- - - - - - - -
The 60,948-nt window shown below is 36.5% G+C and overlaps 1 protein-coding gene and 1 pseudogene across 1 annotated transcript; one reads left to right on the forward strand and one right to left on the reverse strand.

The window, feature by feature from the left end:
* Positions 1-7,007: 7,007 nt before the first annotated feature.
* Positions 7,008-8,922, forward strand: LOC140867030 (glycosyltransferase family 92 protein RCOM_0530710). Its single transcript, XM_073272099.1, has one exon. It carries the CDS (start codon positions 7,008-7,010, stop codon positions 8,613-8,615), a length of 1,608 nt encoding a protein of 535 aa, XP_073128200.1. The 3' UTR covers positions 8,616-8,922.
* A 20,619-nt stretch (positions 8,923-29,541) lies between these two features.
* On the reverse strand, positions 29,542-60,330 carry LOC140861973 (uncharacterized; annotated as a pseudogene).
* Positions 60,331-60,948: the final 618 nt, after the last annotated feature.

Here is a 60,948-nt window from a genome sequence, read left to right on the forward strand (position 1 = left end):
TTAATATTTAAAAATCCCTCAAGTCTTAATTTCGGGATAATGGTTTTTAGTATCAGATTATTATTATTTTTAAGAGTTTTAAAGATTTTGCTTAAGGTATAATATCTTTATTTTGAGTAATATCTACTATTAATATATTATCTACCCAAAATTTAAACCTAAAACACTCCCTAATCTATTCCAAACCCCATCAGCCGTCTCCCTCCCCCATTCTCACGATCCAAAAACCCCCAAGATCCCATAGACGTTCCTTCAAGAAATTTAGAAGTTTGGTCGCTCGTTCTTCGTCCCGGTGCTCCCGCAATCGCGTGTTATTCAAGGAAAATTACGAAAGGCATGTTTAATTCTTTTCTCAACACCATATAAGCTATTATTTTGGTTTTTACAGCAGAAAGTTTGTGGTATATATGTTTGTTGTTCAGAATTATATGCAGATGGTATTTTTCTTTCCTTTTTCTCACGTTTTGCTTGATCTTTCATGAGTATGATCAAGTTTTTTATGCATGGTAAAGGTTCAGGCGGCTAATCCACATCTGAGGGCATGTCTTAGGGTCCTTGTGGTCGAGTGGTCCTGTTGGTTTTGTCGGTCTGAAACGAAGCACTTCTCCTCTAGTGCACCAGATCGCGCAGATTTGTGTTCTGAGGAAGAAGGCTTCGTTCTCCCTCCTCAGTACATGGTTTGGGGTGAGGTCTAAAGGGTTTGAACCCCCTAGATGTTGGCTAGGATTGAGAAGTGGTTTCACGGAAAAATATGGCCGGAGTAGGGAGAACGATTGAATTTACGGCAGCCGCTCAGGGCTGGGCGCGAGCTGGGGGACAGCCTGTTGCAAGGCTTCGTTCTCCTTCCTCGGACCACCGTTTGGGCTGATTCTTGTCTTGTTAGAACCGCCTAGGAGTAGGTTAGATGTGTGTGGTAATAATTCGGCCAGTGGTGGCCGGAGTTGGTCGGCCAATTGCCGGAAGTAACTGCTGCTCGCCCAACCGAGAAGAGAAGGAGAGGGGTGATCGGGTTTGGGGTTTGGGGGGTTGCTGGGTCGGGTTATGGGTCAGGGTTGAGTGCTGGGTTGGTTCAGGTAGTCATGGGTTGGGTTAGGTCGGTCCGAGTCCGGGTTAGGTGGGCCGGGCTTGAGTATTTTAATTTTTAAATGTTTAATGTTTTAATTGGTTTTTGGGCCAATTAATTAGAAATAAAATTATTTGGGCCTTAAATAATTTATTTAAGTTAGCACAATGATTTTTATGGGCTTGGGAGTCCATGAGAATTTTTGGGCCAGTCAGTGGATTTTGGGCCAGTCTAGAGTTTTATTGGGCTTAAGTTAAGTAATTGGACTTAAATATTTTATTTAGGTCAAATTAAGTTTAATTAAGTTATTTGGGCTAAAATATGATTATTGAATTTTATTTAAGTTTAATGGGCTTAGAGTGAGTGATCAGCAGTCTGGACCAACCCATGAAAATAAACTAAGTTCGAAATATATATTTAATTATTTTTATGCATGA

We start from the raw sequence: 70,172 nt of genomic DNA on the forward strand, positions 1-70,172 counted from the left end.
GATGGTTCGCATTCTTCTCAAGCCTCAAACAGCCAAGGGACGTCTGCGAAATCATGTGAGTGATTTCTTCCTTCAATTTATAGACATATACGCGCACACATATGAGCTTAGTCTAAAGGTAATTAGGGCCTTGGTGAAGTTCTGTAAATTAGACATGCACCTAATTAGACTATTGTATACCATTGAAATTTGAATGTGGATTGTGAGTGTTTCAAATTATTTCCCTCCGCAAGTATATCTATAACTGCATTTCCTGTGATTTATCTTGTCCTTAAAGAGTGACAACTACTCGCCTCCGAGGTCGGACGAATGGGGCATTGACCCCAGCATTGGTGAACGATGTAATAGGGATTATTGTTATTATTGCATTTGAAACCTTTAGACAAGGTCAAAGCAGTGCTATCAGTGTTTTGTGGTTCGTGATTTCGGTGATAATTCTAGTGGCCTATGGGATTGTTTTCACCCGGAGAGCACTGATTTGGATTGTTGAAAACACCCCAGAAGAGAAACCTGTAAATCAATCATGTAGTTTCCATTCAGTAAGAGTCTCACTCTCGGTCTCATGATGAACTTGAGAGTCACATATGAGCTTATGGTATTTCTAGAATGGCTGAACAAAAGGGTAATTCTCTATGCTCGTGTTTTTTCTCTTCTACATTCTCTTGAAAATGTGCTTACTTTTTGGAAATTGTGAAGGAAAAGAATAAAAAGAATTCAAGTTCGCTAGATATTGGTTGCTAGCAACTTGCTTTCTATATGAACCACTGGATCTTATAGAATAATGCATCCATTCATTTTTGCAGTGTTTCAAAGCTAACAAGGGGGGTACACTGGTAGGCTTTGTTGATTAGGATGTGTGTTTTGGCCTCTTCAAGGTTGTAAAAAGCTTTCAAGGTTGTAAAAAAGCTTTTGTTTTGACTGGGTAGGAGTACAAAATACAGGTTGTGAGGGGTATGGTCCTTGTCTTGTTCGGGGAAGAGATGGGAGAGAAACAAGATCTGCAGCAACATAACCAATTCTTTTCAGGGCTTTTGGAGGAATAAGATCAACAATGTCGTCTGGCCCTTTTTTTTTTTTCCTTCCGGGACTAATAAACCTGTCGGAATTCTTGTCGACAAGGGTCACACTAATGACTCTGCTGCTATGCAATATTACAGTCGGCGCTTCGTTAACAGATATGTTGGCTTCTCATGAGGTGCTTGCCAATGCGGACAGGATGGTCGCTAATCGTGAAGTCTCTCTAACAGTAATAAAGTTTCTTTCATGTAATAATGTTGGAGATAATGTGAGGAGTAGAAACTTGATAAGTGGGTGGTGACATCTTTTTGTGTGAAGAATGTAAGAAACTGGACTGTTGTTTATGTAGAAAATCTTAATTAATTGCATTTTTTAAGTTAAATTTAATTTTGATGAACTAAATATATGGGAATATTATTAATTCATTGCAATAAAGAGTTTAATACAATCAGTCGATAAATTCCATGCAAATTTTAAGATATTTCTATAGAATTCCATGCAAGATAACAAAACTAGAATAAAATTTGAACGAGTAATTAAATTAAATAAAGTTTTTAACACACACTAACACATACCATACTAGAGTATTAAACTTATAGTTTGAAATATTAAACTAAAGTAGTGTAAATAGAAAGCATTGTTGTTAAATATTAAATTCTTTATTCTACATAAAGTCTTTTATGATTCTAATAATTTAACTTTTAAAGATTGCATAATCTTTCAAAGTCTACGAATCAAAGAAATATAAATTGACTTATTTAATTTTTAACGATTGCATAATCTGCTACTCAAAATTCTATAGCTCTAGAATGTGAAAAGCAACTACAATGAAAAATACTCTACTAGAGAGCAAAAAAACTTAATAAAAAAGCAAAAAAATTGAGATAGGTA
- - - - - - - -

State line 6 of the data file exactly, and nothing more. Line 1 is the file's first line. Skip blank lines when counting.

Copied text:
* On the reverse strand, positions 29,542-60,330 carry LOC140861973 (uncharacterized; annotated as a pseudogene).